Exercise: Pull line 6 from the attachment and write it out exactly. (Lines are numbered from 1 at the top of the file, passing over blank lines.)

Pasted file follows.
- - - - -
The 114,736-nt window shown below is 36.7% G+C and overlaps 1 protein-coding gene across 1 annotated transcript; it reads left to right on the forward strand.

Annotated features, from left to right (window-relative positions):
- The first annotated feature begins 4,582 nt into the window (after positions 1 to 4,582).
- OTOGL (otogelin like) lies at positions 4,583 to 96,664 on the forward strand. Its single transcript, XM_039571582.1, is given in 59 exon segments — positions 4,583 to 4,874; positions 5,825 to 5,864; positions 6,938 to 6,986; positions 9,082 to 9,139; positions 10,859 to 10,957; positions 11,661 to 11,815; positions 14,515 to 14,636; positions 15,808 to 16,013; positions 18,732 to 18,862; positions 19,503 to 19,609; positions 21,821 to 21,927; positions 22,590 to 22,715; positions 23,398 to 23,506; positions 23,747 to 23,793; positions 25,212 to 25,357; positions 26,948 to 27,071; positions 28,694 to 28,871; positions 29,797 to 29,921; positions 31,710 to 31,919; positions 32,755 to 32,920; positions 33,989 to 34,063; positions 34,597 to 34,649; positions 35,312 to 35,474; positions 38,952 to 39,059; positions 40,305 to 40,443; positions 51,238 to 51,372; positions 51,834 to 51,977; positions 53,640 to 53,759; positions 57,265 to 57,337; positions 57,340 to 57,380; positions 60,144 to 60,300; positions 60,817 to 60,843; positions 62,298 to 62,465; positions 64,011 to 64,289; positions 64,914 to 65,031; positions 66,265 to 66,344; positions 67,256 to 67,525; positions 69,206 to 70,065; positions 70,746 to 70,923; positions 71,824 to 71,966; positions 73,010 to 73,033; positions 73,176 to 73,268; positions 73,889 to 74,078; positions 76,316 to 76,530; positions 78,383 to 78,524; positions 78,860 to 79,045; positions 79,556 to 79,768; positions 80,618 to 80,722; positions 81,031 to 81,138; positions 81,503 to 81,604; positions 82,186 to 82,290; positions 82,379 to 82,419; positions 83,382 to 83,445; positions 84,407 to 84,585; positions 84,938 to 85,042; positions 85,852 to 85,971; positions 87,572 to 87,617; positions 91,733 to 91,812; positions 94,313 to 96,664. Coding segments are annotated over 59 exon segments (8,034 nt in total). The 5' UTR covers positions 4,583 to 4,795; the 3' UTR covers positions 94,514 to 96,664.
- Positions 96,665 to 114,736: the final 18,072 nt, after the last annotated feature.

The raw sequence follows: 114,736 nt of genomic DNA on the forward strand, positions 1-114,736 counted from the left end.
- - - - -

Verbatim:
The raw sequence follows: 114,736 nt of genomic DNA on the forward strand, positions 1-114,736 counted from the left end.